Rob: This begins our second month-long visit to Cambodia in the last 2 years. It remains a swirling blend of warm smiles, spicy food, cheap cold beer, very dusty dirt roads, loud noises of all kinds at all hours, trash clogged canals, beautiful jungle flora, sunshine, hazy sunsets, Buddhist traditions, friendly people and fellow travelers who can empathize with this country’s past and patiently participate in the growth and resurgence of its future. You do need to be braced for impact when you land here, but know not to be deterred from the experiences and culture that awaits after you acclimate.
On our first day I was able to indulge in my favorite Cambodian delicacy. It’s only a slightly special dish here because of its common everyday ingredients, but to me it is a craving I can’t get in other places of the world. Fish Amok!! It is freshwater fish (and/or freshwater eel sometimes) poached in a rich but light coconut lemongrass curry broth with vegetables, chilis and served in a banana leaf bowl with rice. I did a happy dance in my chair when it arrived and was not disappointed. It was true to my favorite variation of the dish. Amok changes a little from area to area in the country, but the basics are always the same. A few cold Angkor beers washed it down. This one hit the spot. I was almost too full afterwards to enjoy an $8 hour long massage. Almost. 🙂 Lacy had a very tasty and very spicy sauté of Morning Glory Shoots in a garlicky broth with a handful of red chilis. Much, much hotter than my Amok. She had her first “tears of spice and joy” meal and I loved watching her sweat, smile and love every steaming and blistering bite.
Lacy: Fortunately the beginning of our travels passed quickly as we each spread out in our own row and slept during most our 14 hour flight from LA to Shanghai. With the news of coronoavirus and the possible halting of flights between the US and China we are thankful that we were even able to get on our flight. The first leg was followed by a miserable layover in a freezing Shanghai airport. We were both shivering for the majority of the 12 hour interlude and couldn’t wait to board our second plane to Siem Reap. I slept hard, like a corpse, for the five hour flight. Exiting the plane into the warm tropical air was a blessing!!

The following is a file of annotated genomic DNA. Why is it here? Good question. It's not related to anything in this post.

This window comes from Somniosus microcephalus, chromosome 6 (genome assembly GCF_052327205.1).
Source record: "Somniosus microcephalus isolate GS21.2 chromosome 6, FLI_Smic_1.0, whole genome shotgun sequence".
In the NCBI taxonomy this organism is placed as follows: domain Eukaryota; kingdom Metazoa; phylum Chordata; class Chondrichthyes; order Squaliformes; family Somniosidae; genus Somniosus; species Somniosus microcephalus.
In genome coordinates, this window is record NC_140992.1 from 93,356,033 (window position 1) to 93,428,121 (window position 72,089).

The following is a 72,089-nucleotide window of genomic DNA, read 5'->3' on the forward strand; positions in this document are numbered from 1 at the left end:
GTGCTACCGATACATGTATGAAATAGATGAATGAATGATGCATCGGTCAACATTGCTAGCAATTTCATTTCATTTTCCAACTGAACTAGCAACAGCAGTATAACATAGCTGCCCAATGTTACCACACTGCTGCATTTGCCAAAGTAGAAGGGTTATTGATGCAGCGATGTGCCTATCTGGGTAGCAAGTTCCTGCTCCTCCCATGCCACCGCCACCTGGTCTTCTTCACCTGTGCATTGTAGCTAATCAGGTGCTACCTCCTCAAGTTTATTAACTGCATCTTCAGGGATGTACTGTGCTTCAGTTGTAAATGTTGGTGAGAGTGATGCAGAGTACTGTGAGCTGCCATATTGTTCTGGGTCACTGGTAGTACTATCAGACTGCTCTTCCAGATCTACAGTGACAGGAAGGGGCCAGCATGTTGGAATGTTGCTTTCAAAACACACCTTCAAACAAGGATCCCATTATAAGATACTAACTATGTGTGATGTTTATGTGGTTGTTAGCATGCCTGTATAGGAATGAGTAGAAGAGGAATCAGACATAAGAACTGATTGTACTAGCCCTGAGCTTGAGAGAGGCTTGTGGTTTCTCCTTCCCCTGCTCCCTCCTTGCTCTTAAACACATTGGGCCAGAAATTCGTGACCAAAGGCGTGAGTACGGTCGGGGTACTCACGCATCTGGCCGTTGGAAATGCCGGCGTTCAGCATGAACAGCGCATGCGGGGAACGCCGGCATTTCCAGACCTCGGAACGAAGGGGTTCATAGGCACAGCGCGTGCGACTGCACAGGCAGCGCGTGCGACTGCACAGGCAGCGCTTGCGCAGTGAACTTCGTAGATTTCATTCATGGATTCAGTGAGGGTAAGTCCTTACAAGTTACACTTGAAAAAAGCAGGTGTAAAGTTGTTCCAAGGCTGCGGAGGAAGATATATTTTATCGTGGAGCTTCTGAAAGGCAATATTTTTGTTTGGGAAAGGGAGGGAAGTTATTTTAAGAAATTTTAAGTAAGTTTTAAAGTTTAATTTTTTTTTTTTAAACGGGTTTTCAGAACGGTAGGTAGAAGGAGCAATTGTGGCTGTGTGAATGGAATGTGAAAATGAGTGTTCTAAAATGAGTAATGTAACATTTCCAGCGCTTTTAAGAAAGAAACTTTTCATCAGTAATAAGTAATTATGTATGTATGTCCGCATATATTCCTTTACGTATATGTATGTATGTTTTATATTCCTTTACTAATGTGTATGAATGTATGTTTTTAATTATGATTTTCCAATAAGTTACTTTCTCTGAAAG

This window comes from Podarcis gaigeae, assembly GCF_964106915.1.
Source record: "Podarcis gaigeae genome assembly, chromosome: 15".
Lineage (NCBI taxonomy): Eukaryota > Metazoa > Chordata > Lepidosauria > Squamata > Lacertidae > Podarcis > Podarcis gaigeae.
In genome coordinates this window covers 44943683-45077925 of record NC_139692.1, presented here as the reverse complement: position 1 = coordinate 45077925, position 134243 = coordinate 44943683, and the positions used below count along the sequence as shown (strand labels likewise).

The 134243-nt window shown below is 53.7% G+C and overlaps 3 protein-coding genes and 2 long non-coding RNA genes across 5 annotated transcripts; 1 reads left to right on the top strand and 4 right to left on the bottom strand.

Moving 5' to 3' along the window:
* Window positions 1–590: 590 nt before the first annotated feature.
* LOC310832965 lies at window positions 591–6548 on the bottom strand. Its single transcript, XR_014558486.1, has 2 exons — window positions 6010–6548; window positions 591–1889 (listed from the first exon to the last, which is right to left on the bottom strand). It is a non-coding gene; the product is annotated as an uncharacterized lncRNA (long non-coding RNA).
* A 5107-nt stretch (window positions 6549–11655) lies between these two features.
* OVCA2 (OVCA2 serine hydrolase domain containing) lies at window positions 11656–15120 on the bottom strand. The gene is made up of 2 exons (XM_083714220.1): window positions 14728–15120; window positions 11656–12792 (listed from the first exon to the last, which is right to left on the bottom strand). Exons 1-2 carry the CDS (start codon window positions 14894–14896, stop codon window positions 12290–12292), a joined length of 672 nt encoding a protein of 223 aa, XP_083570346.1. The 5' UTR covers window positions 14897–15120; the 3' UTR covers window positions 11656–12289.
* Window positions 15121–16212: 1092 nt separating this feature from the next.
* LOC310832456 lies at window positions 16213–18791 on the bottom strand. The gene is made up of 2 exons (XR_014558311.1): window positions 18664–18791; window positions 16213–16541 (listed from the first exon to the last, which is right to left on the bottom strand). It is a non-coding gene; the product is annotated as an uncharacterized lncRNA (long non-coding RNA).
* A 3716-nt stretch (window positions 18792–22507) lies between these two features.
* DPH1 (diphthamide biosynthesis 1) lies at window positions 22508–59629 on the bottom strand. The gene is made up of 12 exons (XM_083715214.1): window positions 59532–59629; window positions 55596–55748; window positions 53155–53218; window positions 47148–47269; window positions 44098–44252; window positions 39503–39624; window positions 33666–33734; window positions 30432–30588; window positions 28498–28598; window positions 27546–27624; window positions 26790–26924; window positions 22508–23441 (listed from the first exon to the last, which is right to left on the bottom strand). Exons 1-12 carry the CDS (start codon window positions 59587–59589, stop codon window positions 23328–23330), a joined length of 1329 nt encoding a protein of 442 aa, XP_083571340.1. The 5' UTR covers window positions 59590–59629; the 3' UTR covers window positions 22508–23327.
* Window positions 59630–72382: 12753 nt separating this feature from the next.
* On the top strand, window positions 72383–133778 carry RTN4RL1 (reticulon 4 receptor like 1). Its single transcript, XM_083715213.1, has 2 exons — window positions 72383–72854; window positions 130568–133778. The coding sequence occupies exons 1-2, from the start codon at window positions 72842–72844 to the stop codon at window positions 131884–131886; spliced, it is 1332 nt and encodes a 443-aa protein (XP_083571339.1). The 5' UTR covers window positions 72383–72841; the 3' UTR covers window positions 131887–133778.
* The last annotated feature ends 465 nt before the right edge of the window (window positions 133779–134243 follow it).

It’s been a week since we left Taos, New Mexico and made a small road trip of traveling westward to California to ultimately travel East. Having each never seen the Grand Canyon in Arizona we angled our way there first followed by a motorcycle auction in Las Vegas. Nope, no purchases. These bikes were just for the pleasure of our eyes as the price tags were a little steep for our pockets. We both still hold a fondness for Taos in our hearts, a place unlike any other that we have visited here or abroad. Connecting to its high desert and high alpine vistas, Native American culture, hippie vibe and intensely local community we have no doubt we will return. But as we look back we also look forward. Not really sure where the next three months will ultimately take us, we revel in the unknown! One of the best lessons of our last three years of travel and discovery is that we love living in the gray space. Having just a vague idea of where we may travel to after completing my three week yoga course in Siem Reap, Cambodia gives us the the great gift of feeling that the world is completely open to us. It’s true, we both feel a deep connection to Asia, but we certainly aren’t limiting ourselves to just this part of the world….it’s just that we always find it hard to leave.